The University of Colorado Hospital 3-D Lab has developed several advanced imaging technologies on its own, but has partnered with Philips Healthcare very closely to commercialize some of these. We spoke to Alexander Haak, Ph.D., clinical scientist at Philips Healthcare, who is permanently based at the hospital. He explains the close, in-the-cath-lab collaboration between the University of Colorado and Philips in the VIDEO: Developing New Cath Lab Technologies With Real-time Collaboration Between Industry, Doctors.
Here is a 360 degree photo showing the echo team in the cath lab during a MitraClip procedure. Haak is seen in the gray camouflaged lead working with the cath lab staff, including Edward Gill, M.D., who is performing the TEE, on how to control novel display features for a new version of the EchoNavigator being tested at the University of Colorado.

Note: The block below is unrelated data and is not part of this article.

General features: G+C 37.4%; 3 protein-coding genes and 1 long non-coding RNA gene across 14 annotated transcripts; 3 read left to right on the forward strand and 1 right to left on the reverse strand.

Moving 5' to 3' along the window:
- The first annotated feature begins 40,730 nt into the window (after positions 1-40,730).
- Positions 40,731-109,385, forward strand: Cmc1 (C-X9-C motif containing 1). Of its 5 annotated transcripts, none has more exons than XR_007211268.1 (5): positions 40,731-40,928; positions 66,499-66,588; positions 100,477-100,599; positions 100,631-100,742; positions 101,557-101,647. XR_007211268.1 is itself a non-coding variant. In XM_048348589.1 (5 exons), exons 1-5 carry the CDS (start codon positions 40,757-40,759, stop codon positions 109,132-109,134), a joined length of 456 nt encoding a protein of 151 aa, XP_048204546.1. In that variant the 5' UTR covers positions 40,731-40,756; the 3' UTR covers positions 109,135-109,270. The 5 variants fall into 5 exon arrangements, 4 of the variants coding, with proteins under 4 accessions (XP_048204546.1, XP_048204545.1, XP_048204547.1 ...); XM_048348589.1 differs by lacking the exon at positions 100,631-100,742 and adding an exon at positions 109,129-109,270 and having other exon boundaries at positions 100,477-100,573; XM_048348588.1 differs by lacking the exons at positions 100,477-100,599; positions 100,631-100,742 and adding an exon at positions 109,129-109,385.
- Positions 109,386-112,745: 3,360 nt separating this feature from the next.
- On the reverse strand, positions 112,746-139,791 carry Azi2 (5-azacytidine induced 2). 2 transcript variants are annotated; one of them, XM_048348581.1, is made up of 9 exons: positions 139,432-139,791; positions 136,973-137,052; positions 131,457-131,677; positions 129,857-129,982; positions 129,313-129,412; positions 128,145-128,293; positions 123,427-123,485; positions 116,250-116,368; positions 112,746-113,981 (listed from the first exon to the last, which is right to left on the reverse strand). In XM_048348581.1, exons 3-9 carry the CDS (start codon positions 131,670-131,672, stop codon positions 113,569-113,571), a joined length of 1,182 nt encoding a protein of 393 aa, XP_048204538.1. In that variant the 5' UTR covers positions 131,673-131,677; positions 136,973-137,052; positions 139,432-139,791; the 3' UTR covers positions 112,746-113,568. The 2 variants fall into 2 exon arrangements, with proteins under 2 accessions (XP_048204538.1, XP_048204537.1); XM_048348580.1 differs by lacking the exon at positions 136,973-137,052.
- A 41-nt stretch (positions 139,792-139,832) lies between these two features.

Another thought leader we spoke to was Frederick Masoudi, M.D., FACC, FAHA, professor of cardiology at the University of Colorado Hospital, and a physician leader of the National Cardiovascular Data Registry (NCDR). The NCDR is the American College of Cardiology's suite of cardiovascular data registries helping hospitals and private practices measure and improve the quality of care they provide. He spoke on the value of the NCDR in the VIDEO: The Role of the NCDR in Boosting Cardiology Quality Improvement.
Videos and articles created from this visit will be loaded as they are completed to DAIC's website on a dedicated University of Colorado Hospital landing page.
Take a Virtual Tour of the Cath and EP Labs
Other Hospital Landing Pages
In 2018, DAIC conducted five on-site hospital visits. Here are the landing pages for some of these:
(Editor's note: this article was originally published in May 2019 and was revised on Oct. 2, 2019)